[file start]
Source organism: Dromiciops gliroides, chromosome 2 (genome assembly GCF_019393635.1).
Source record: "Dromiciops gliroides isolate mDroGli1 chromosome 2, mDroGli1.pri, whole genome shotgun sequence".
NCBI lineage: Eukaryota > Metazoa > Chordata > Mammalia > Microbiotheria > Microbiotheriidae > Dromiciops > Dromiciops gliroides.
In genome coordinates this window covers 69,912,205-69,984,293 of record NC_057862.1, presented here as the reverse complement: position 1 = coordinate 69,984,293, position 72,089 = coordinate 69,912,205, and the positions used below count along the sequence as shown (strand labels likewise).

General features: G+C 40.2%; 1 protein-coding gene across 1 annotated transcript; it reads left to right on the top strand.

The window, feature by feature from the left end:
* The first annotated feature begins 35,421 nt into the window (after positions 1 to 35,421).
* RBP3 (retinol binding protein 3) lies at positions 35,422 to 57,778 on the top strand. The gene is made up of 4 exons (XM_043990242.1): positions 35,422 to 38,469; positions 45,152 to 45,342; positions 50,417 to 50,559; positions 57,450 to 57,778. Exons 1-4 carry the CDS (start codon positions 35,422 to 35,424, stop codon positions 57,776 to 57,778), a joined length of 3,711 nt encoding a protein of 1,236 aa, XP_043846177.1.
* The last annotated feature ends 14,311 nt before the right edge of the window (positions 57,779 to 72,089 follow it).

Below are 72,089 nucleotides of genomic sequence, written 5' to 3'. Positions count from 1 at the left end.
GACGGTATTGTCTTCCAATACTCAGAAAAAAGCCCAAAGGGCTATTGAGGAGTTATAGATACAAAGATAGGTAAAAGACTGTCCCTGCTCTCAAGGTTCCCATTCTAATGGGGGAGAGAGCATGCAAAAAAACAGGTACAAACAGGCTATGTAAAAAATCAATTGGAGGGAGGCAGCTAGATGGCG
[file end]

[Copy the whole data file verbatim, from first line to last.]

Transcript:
Source organism: Dromiciops gliroides, chromosome 2 (genome assembly GCF_019393635.1).
Source record: "Dromiciops gliroides isolate mDroGli1 chromosome 2, mDroGli1.pri, whole genome shotgun sequence".
NCBI lineage: Eukaryota > Metazoa > Chordata > Mammalia > Microbiotheria > Microbiotheriidae > Dromiciops > Dromiciops gliroides.
In genome coordinates this window covers 69,912,205-69,984,293 of record NC_057862.1, presented here as the reverse complement: position 1 = coordinate 69,984,293, position 72,089 = coordinate 69,912,205, and the positions used below count along the sequence as shown (strand labels likewise).

General features: G+C 40.2%; 1 protein-coding gene across 1 annotated transcript; it reads left to right on the top strand.

The window, feature by feature from the left end:
* The first annotated feature begins 35,421 nt into the window (after positions 1 to 35,421).
* RBP3 (retinol binding protein 3) lies at positions 35,422 to 57,778 on the top strand. The gene is made up of 4 exons (XM_043990242.1): positions 35,422 to 38,469; positions 45,152 to 45,342; positions 50,417 to 50,559; positions 57,450 to 57,778. Exons 1-4 carry the CDS (start codon positions 35,422 to 35,424, stop codon positions 57,776 to 57,778), a joined length of 3,711 nt encoding a protein of 1,236 aa, XP_043846177.1.
* The last annotated feature ends 14,311 nt before the right edge of the window (positions 57,779 to 72,089 follow it).

Below are 72,089 nucleotides of genomic sequence, written 5' to 3'. Positions count from 1 at the left end.
GACGGTATTGTCTTCCAATACTCAGAAAAAAGCCCAAAGGGCTATTGAGGAGTTATAGATACAAAGATAGGTAAAAGACTGTCCCTGCTCTCAAGGTTCCCATTCTAATGGGGGAGAGAGCATGCAAAAAAACAGGTACAAACAGGCTATGTAAAAAATCAATTGGAGGGAGGCAGCTAGATGGCG